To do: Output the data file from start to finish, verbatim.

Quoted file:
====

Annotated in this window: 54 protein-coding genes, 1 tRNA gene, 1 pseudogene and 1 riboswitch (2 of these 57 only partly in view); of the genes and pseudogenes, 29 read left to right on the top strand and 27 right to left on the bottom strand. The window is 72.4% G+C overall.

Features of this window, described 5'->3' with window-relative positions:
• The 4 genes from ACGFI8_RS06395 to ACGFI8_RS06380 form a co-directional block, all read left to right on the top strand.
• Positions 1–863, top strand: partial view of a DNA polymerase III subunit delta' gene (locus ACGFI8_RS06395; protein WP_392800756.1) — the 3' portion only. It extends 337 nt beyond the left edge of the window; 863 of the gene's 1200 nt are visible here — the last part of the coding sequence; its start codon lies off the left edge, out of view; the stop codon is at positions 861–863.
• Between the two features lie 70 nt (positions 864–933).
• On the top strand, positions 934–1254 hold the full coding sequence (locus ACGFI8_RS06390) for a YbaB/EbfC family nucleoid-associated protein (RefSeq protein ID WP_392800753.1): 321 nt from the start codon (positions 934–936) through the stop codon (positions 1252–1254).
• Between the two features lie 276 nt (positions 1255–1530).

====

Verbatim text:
Annotated in this window: 54 protein-coding genes, 1 tRNA gene, 1 pseudogene and 1 riboswitch (2 of these 57 only partly in view); of the genes and pseudogenes, 29 read left to right on the top strand and 27 right to left on the bottom strand. The window is 72.4% G+C overall.

Features of this window, described 5'->3' with window-relative positions:
• The 4 genes from ACGFI8_RS06395 to ACGFI8_RS06380 form a co-directional block, all read left to right on the top strand.
• Positions 1–863, top strand: partial view of a DNA polymerase III subunit delta' gene (locus ACGFI8_RS06395; protein WP_392800756.1) — the 3' portion only. It extends 337 nt beyond the left edge of the window; 863 of the gene's 1200 nt are visible here — the last part of the coding sequence; its start codon lies off the left edge, out of view; the stop codon is at positions 861–863.
• Between the two features lie 70 nt (positions 864–933).
• On the top strand, positions 934–1254 hold the full coding sequence (locus ACGFI8_RS06390) for a YbaB/EbfC family nucleoid-associated protein (RefSeq protein ID WP_392800753.1): 321 nt from the start codon (positions 934–936) through the stop codon (positions 1252–1254).
• Between the two features lie 276 nt (positions 1255–1530).